Smith’s photographs purposefully evade easy categorization, which makes her part of a lineage of Black artists, such as Romare Bearden, DeCarava and Norman Lewis, who leaned into abstraction to create images that spoke to the senses. Smith also sees herself as an artistic descendant of the 20th-century American writer, filmmaker and anthropologist Zora Neale Hurston and the choreographer, dancer and fellow anthropologist Katherine Dunham for the freedom with which they approached their mediums. In the spirit of these heroes, Smith anchors her work to her sensibilities and is unfettered by trends. She has made her mark on the photography world by mastering a singular and technically challenging style: Her images shake and soften the lines between the subject and its background, mimicking movement itself.
Before Smith answered T’s Artist’s Questionnaire, I asked her how she felt about her forthcoming exhibition. “It’s very emotional,” she said. “It’s a surreal experience.” Then she told me another story: Years before she brought her portfolio there, Smith had walked by the building. In that moment, she remembers saying quietly to herself: “I’m going to be in that museum one day.”
What is your day like? How much do you sleep, and what’s your work schedule?
Every day is different. I improvise. I try to get up at daybreak, but if I don’t feel like it, I will lie in bed and do nothing.
How many hours of creative work do you think you do in a day?
Every day is creative for me because I don’t have a set schedule.
What’s the first piece of art you ever made?
I guess my handprint when I was in kindergarten.
What’s the worst studio you ever had?
What’s the first work you ever sold? For how much?
My ex [husband, the jazz musician David Murray,] had a rehearsal at my apartment, when I lived in the West Village, and Amiri Baraka came with his wife, Amina Baraka. She saw one of my works and said, “Is that yours?” I said, “Yeah.” And she said, “I like that. How much is it?” I think I said $300. She was one of the first people who gave me validation.
When you start a new piece, where do you begin? What’s the first step?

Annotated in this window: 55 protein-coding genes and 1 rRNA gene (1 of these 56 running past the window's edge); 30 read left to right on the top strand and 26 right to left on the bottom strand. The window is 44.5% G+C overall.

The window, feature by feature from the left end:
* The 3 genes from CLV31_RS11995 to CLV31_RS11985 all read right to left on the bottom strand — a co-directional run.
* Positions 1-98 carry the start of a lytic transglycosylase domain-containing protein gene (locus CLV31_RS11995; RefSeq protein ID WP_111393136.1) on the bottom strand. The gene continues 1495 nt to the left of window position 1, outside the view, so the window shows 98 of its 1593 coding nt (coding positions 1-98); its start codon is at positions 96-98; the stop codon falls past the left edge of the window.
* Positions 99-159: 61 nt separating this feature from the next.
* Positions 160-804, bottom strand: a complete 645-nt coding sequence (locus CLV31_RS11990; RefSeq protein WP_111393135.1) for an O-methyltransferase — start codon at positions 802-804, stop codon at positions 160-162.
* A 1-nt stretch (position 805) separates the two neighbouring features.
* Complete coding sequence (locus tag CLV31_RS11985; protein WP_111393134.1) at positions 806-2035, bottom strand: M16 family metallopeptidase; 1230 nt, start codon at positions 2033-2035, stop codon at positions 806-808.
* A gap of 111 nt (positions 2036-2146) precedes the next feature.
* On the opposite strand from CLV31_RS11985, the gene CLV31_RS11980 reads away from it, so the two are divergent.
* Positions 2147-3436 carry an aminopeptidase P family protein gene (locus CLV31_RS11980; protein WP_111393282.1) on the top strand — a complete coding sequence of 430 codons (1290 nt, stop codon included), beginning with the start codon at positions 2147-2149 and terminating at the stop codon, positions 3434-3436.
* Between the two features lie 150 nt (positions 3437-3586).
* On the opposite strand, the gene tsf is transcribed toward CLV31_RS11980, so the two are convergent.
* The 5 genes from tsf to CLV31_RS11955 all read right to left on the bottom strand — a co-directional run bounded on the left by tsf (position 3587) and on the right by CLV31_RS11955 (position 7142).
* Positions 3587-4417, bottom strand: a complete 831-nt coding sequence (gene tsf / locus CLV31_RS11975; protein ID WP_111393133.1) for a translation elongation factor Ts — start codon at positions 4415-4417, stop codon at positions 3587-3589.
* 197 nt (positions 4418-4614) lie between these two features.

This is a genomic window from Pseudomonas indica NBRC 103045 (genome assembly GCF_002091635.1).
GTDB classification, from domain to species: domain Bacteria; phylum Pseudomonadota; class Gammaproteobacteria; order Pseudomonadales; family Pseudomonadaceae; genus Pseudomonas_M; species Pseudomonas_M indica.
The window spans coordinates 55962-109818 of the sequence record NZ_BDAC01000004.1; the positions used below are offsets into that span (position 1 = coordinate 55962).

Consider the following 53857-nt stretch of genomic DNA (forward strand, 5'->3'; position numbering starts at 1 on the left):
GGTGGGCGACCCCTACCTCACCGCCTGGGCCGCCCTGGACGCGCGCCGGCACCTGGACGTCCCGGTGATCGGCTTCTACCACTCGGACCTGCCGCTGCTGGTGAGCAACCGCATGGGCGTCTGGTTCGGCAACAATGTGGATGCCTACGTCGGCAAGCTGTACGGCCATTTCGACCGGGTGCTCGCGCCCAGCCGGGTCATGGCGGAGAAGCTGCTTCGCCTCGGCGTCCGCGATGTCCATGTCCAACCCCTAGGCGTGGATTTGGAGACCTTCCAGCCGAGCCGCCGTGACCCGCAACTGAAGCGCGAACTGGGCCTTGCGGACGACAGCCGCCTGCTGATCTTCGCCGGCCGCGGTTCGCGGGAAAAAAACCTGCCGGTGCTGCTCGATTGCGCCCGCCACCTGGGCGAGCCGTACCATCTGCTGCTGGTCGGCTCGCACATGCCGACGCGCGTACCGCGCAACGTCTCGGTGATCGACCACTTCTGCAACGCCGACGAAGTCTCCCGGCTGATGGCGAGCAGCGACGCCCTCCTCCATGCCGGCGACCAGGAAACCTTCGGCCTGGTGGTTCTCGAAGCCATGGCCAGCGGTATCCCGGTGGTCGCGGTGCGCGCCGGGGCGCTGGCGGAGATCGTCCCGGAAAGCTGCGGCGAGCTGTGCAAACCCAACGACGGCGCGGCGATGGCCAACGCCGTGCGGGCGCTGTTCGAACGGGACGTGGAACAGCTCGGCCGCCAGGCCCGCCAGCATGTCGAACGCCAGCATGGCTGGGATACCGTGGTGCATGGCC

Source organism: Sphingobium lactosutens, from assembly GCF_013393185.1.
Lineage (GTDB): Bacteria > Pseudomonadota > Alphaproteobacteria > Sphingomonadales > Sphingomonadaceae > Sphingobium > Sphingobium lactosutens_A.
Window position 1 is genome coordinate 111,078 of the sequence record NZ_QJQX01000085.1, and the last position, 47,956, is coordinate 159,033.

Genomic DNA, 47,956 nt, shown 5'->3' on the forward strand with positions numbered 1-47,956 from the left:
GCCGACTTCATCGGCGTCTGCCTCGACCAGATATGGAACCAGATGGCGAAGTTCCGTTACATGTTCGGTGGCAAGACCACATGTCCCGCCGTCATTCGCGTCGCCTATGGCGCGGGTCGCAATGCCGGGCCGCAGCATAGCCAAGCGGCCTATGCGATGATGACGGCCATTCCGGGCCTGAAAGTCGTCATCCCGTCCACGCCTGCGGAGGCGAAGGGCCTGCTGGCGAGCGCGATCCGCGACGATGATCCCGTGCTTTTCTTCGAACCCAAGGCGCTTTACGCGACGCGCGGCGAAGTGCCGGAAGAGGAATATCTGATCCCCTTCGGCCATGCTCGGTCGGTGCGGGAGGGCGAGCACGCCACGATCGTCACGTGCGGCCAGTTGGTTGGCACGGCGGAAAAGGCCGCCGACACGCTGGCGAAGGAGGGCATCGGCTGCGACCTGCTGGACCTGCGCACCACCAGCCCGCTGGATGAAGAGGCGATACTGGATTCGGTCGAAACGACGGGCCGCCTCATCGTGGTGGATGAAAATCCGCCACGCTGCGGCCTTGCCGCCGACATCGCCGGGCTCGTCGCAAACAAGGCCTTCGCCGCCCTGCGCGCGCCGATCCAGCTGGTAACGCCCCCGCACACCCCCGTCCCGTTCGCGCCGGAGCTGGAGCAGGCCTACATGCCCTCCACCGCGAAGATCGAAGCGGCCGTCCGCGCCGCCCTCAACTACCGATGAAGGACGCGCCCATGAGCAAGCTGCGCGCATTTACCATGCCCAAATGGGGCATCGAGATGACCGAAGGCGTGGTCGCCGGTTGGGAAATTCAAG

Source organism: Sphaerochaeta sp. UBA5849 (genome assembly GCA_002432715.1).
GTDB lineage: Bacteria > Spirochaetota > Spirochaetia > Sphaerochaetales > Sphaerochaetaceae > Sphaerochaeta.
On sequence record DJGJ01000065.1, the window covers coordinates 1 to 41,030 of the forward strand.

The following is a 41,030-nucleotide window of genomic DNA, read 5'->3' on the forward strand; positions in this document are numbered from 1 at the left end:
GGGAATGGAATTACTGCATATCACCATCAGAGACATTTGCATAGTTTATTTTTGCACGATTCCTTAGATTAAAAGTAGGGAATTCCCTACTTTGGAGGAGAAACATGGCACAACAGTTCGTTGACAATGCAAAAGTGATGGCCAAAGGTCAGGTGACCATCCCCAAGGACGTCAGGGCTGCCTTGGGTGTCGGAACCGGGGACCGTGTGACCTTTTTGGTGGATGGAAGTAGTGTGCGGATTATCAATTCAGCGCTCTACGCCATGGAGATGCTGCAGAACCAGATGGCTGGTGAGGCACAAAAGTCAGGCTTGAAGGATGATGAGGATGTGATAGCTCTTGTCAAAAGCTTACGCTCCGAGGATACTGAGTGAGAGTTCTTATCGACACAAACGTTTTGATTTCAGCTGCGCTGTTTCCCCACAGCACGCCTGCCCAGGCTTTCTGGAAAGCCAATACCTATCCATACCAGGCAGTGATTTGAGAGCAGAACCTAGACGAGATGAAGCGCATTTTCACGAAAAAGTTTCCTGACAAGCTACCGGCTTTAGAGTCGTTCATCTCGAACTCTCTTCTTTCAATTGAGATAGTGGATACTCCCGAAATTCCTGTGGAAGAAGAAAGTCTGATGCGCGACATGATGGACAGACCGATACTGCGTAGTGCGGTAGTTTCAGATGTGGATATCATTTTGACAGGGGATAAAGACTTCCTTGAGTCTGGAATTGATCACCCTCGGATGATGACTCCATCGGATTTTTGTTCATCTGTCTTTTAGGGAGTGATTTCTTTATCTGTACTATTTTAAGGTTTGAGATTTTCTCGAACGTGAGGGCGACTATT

Whatever catches my eye.
How do you know when you’re done?
It’s never done.
How many assistants do you have?
I have one, off and on.
What music do you play when you’re making art?
It depends. I talk a lot about jazz, but I play R&B. Today, I had on Drake. Sometimes no music.
When did you first feel comfortable saying you’re a professional artist?
Is there a meal you eat on repeat when you’re working?
I’m a snacker and I love sugar, but I’m trying to cut it out now.
How often do you talk to other artists?
Daily. Most of my friends are artists of some sort or another — writers or dancers. I talk to dancers a lot because I go to dance class.
What do you do when you’re procrastinating?
What’s the last thing that made you cry?
I think Boy Willie’s monologue in August Wilson’s “Piano Lesson” on Broadway and Kasi Lemmons’s film “Whitney Houston: I Wanna Dance with Somebody.” It was not just the movie but the time and place — I knew some of those folks.
If you have windows, what do they look out on?
The bridges over the East River.
What do you bulk buy with most frequency?
What’s your worst habit?
Snacking before I go to bed.
What embarrasses you?
Flattery or seeing things about me. I don’t dare look at my interviews.
Do you exercise?
Yes, but I procrastinate on that, too.
What are you reading?
I’m rereading Pearl S. Buck’s “The Good Earth” (1931) and Zora Neale Hurston’s “Their Eyes Were Watching God” (1937). I want to see how I feel about them now that I’m older.
What’s your favorite artwork by someone else?
I love Romare Bearden’s Martinique artworks and “Odysseus” series.
This interview has been edited and condensed.